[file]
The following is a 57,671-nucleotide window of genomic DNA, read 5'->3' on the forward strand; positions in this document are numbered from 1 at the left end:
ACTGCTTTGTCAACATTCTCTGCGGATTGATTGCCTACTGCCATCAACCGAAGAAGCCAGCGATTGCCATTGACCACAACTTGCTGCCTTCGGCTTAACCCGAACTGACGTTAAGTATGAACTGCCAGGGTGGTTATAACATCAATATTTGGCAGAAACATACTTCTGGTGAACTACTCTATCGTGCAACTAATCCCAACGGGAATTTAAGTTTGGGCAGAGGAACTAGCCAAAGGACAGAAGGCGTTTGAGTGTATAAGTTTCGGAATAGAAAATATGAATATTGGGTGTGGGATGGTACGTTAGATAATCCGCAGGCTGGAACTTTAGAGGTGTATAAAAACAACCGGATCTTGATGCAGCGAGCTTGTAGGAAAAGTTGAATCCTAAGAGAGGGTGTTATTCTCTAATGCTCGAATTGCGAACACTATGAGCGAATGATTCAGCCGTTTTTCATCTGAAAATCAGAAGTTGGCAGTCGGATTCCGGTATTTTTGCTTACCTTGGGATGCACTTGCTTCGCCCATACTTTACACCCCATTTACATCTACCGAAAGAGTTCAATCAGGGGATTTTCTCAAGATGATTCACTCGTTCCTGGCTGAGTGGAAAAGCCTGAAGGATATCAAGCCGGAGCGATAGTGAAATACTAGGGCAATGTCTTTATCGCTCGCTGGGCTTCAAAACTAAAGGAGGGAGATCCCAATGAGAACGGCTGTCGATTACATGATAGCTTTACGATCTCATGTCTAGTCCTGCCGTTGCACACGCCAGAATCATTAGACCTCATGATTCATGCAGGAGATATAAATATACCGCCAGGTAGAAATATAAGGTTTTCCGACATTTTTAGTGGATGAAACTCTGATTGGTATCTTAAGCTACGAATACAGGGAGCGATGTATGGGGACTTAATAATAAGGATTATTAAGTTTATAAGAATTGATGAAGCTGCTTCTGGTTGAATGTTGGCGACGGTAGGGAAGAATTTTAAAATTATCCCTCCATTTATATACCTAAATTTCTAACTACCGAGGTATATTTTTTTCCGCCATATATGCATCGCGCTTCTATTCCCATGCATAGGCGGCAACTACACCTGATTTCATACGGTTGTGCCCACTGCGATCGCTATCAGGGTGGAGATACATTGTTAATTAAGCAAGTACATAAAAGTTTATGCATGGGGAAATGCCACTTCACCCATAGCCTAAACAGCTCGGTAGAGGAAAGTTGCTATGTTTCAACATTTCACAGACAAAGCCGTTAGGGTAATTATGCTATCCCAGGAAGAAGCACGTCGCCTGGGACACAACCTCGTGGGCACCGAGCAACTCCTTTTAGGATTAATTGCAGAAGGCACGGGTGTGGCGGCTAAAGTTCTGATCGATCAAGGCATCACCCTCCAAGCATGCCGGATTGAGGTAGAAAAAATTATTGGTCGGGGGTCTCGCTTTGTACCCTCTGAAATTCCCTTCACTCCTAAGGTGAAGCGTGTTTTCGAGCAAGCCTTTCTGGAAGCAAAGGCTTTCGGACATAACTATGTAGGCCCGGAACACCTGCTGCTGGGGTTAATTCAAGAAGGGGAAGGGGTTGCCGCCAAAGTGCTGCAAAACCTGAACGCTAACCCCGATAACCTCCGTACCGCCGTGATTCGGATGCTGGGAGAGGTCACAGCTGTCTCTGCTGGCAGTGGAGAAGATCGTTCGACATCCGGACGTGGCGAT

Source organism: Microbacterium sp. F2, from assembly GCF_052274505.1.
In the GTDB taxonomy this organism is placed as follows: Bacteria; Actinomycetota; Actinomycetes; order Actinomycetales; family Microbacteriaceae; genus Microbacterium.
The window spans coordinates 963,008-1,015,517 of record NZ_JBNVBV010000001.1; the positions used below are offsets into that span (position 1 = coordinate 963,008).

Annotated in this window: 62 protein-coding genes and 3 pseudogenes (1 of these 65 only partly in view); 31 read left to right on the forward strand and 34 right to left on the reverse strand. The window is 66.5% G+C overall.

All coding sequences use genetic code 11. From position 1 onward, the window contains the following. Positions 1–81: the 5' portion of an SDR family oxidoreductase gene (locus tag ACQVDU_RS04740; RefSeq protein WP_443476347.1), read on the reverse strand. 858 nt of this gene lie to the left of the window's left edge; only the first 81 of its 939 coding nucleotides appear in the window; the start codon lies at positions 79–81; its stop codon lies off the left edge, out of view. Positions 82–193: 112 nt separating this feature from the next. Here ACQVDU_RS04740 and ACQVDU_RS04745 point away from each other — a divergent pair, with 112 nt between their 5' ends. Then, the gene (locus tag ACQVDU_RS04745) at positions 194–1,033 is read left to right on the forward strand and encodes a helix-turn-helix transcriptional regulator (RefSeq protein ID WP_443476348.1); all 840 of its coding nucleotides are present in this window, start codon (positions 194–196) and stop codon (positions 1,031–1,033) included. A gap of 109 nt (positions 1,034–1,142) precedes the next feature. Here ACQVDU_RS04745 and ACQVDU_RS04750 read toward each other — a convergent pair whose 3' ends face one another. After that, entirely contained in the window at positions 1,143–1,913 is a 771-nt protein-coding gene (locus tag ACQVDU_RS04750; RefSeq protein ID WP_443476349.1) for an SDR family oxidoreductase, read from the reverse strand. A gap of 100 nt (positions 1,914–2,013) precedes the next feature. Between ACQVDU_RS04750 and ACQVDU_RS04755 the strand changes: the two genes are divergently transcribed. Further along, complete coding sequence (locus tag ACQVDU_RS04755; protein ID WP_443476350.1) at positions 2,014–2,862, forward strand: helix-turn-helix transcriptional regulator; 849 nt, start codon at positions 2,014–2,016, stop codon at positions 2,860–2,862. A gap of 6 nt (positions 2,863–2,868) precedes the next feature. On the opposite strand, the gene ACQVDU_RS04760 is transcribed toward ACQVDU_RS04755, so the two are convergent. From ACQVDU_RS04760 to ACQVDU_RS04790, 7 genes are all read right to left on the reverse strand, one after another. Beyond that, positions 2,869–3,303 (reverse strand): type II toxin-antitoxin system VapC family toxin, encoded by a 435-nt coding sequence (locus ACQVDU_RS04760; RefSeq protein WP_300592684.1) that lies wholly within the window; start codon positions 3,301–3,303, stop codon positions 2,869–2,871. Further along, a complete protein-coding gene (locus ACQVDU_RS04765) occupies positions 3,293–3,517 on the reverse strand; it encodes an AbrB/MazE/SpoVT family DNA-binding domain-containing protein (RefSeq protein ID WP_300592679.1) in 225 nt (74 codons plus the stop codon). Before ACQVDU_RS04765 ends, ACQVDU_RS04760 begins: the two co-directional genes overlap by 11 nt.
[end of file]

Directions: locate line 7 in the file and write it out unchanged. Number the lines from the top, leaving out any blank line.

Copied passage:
All coding sequences use genetic code 11. From position 1 onward, the window contains the following. Positions 1–81: the 5' portion of an SDR family oxidoreductase gene (locus tag ACQVDU_RS04740; RefSeq protein WP_443476347.1), read on the reverse strand. 858 nt of this gene lie to the left of the window's left edge; only the first 81 of its 939 coding nucleotides appear in the window; the start codon lies at positions 79–81; its stop codon lies off the left edge, out of view. Positions 82–193: 112 nt separating this feature from the next. Here ACQVDU_RS04740 and ACQVDU_RS04745 point away from each other — a divergent pair, with 112 nt between their 5' ends. Then, the gene (locus tag ACQVDU_RS04745) at positions 194–1,033 is read left to right on the forward strand and encodes a helix-turn-helix transcriptional regulator (RefSeq protein ID WP_443476348.1); all 840 of its coding nucleotides are present in this window, start codon (positions 194–196) and stop codon (positions 1,031–1,033) included. A gap of 109 nt (positions 1,034–1,142) precedes the next feature. Here ACQVDU_RS04745 and ACQVDU_RS04750 read toward each other — a convergent pair whose 3' ends face one another. After that, entirely contained in the window at positions 1,143–1,913 is a 771-nt protein-coding gene (locus tag ACQVDU_RS04750; RefSeq protein ID WP_443476349.1) for an SDR family oxidoreductase, read from the reverse strand. A gap of 100 nt (positions 1,914–2,013) precedes the next feature. Between ACQVDU_RS04750 and ACQVDU_RS04755 the strand changes: the two genes are divergently transcribed. Further along, complete coding sequence (locus tag ACQVDU_RS04755; protein ID WP_443476350.1) at positions 2,014–2,862, forward strand: helix-turn-helix transcriptional regulator; 849 nt, start codon at positions 2,014–2,016, stop codon at positions 2,860–2,862. A gap of 6 nt (positions 2,863–2,868) precedes the next feature. On the opposite strand, the gene ACQVDU_RS04760 is transcribed toward ACQVDU_RS04755, so the two are convergent. From ACQVDU_RS04760 to ACQVDU_RS04790, 7 genes are all read right to left on the reverse strand, one after another. Beyond that, positions 2,869–3,303 (reverse strand): type II toxin-antitoxin system VapC family toxin, encoded by a 435-nt coding sequence (locus ACQVDU_RS04760; RefSeq protein WP_300592684.1) that lies wholly within the window; start codon positions 3,301–3,303, stop codon positions 2,869–2,871. Further along, a complete protein-coding gene (locus ACQVDU_RS04765) occupies positions 3,293–3,517 on the reverse strand; it encodes an AbrB/MazE/SpoVT family DNA-binding domain-containing protein (RefSeq protein ID WP_300592679.1) in 225 nt (74 codons plus the stop codon). Before ACQVDU_RS04765 ends, ACQVDU_RS04760 begins: the two co-directional genes overlap by 11 nt.